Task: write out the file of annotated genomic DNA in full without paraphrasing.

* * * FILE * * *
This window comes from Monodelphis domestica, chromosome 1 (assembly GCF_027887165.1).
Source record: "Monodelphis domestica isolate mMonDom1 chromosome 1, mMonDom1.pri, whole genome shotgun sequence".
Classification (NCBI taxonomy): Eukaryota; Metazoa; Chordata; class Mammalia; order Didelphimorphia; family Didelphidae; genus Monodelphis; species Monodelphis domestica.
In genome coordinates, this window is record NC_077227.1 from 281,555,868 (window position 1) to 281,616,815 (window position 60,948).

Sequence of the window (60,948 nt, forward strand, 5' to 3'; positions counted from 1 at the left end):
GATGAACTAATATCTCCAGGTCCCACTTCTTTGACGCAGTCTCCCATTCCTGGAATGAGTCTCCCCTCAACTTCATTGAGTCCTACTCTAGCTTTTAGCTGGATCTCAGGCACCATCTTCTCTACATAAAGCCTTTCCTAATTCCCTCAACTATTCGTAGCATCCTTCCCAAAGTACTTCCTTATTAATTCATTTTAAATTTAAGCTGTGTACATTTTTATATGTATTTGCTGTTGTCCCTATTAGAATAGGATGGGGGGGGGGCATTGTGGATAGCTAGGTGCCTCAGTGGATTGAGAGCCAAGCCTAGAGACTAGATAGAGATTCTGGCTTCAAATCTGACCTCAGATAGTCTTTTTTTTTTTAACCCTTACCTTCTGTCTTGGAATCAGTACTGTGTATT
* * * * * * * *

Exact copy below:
This window comes from Monodelphis domestica, chromosome 1 (assembly GCF_027887165.1).
Source record: "Monodelphis domestica isolate mMonDom1 chromosome 1, mMonDom1.pri, whole genome shotgun sequence".
Classification (NCBI taxonomy): Eukaryota; Metazoa; Chordata; class Mammalia; order Didelphimorphia; family Didelphidae; genus Monodelphis; species Monodelphis domestica.
In genome coordinates, this window is record NC_077227.1 from 281,555,868 (window position 1) to 281,616,815 (window position 60,948).

Sequence of the window (60,948 nt, forward strand, 5' to 3'; positions counted from 1 at the left end):
GATGAACTAATATCTCCAGGTCCCACTTCTTTGACGCAGTCTCCCATTCCTGGAATGAGTCTCCCCTCAACTTCATTGAGTCCTACTCTAGCTTTTAGCTGGATCTCAGGCACCATCTTCTCTACATAAAGCCTTTCCTAATTCCCTCAACTATTCGTAGCATCCTTCCCAAAGTACTTCCTTATTAATTCATTTTAAATTTAAGCTGTGTACATTTTTATATGTATTTGCTGTTGTCCCTATTAGAATAGGATGGGGGGGGGGCATTGTGGATAGCTAGGTGCCTCAGTGGATTGAGAGCCAAGCCTAGAGACTAGATAGAGATTCTGGCTTCAAATCTGACCTCAGATAGTCTTTTTTTTTTTAACCCTTACCTTCTGTCTTGGAATCAGTACTGTGTATT